October 10 is World Mental Health Day, and this year, the World Federation for Mental Health (WFMH) has announced the theme as, “Dignity in Mental Health – Psychological & Mental Health First Aid for All.” The goal of this year’s theme is to bring mental health to the forefront of the global conversation so people feel more confident and comfortable speaking up, reaching out and getting the help they may need.
Compare the number of people trained to perform CPR with the number of people trained to provide mental health first aid. Poor mental health can be just as life threatening as poor heart health.
Read more about this year’s World Mental Health Day theme in The Huffington Post and find a Mental Health First Aid course near you by visiting the NAMI website. If you need some help locating a course, just let me know! You can also sign up for one of my Suicide Awareness and Prevention Classes and visit my Resource Page.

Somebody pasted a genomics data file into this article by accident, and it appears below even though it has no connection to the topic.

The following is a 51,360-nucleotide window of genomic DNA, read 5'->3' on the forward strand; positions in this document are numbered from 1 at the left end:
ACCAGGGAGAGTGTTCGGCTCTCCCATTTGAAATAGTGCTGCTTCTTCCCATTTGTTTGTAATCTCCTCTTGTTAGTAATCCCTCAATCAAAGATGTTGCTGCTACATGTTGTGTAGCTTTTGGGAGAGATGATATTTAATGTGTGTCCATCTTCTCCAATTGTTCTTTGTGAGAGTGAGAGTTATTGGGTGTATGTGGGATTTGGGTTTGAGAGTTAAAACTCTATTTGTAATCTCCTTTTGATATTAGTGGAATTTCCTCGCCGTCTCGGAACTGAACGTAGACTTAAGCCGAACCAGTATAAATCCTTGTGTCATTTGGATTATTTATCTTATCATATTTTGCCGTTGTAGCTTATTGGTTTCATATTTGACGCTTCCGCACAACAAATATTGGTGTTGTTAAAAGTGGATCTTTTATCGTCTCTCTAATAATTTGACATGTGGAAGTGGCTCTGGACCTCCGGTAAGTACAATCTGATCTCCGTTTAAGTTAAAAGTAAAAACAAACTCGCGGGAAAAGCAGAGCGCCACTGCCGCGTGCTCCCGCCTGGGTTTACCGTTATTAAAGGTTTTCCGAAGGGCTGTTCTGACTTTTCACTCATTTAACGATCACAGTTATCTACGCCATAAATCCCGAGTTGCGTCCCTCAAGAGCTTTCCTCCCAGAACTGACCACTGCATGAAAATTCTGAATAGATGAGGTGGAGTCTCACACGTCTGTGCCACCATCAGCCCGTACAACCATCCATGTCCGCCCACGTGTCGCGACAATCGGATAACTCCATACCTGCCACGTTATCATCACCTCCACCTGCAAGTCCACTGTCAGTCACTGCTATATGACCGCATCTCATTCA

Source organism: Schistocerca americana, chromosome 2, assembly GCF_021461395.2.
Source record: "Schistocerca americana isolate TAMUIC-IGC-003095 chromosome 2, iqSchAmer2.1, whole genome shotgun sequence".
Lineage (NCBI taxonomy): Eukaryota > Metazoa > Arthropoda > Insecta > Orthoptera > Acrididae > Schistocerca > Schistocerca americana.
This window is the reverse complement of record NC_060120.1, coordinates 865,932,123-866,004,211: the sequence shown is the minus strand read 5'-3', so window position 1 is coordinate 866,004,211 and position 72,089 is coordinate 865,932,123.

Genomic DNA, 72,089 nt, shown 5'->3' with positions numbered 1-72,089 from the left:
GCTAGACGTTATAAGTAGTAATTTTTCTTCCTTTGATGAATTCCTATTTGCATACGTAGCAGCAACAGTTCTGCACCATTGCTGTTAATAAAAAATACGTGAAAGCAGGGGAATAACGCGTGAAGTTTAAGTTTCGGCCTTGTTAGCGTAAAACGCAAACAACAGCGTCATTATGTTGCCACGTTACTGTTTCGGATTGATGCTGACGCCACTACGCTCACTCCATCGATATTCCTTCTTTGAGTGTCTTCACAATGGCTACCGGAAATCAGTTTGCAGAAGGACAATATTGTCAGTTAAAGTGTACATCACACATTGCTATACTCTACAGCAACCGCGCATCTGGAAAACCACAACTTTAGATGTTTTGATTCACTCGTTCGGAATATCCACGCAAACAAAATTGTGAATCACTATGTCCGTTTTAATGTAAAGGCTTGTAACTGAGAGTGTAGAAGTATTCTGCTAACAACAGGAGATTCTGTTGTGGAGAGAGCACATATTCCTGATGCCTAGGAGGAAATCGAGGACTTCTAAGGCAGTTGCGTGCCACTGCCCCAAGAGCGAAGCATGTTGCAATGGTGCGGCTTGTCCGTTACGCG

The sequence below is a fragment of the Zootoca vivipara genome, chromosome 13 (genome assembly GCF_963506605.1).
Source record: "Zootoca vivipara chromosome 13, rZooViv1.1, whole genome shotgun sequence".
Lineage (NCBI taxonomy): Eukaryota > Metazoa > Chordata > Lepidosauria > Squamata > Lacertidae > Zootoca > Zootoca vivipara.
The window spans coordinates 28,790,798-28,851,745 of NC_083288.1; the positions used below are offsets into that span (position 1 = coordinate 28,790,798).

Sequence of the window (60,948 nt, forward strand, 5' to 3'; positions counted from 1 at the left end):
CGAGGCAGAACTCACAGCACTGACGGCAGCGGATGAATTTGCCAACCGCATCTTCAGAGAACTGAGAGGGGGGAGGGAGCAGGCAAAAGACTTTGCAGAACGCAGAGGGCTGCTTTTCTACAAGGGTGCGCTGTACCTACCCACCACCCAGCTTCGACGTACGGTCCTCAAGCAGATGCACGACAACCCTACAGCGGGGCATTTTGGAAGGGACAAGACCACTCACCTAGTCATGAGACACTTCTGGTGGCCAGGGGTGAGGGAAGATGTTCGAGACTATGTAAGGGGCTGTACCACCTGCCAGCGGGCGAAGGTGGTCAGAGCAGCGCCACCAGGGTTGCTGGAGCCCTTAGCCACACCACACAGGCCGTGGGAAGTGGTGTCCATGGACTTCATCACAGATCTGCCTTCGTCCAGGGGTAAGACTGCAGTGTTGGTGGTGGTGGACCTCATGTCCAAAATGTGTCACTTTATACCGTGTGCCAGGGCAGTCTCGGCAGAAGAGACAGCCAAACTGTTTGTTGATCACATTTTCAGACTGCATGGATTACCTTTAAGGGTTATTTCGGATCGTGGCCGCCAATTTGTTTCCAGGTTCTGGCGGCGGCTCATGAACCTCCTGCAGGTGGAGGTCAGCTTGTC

My bias is that while suicide awareness and prevention are important topics, ultimately the fundamental issue is mental health–one reason I became a certified mental health first aid specialist for adults and youth. But research also shows that a “barely trained” person can deter suicide. You don’t have to be an expert. Students who’ve attended my two hour Suicide Awareness and Prevention Class report
- 85% either agreed or strongly agreed they feel more comfortable talking about suicide.
- 93% either agreed or strongly agreed they feel more confident in their ability to recognize suicide warning signs and risk factors.
- 85% feel better equipped to help someone who might seem suicidal.
You can make a difference.